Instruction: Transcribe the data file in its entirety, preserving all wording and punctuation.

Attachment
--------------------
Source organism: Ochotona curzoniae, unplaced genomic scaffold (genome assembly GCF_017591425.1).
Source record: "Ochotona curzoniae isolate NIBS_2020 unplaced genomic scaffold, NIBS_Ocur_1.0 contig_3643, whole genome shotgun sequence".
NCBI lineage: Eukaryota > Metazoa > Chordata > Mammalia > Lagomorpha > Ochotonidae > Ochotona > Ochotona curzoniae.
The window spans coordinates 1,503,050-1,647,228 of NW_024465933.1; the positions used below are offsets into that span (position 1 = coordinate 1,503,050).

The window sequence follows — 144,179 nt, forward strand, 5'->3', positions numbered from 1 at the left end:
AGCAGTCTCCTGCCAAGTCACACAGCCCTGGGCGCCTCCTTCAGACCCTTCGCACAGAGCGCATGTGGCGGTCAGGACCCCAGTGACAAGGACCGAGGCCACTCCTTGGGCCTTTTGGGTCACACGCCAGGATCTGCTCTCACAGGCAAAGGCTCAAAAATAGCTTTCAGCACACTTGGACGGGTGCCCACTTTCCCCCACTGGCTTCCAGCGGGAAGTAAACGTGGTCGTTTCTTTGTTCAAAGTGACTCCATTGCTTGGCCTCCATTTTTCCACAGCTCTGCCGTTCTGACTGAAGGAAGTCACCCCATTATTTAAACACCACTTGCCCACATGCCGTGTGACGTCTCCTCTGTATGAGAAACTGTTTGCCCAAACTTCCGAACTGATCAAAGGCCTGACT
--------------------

Source organism: Ochotona curzoniae, unplaced genomic scaffold (genome assembly GCF_017591425.1).
Source record: "Ochotona curzoniae isolate NIBS_2020 unplaced genomic scaffold, NIBS_Ocur_1.0 contig_3643, whole genome shotgun sequence".
NCBI lineage: Eukaryota > Metazoa > Chordata > Mammalia > Lagomorpha > Ochotonidae > Ochotona > Ochotona curzoniae.
The window spans coordinates 1,503,050-1,647,228 of NW_024465933.1; the positions used below are offsets into that span (position 1 = coordinate 1,503,050).

The window sequence follows — 144,179 nt, forward strand, 5'->3', positions numbered from 1 at the left end:
AGCAGTCTCCTGCCAAGTCACACAGCCCTGGGCGCCTCCTTCAGACCCTTCGCACAGAGCGCATGTGGCGGTCAGGACCCCAGTGACAAGGACCGAGGCCACTCCTTGGGCCTTTTGGGTCACACGCCAGGATCTGCTCTCACAGGCAAAGGCTCAAAAATAGCTTTCAGCACACTTGGACGGGTGCCCACTTTCCCCCACTGGCTTCCAGCGGGAAGTAAACGTGGTCGTTTCTTTGTTCAAAGTGACTCCATTGCTTGGCCTCCATTTTTCCACAGCTCTGCCGTTCTGACTGAAGGAAGTCACCCCATTATTTAAACACCACTTGCCCACATGCCGTGTGACGTCTCCTCTGTATGAGAAACTGTTTGCCCAAACTTCCGAACTGATCAAAGGCCTGACT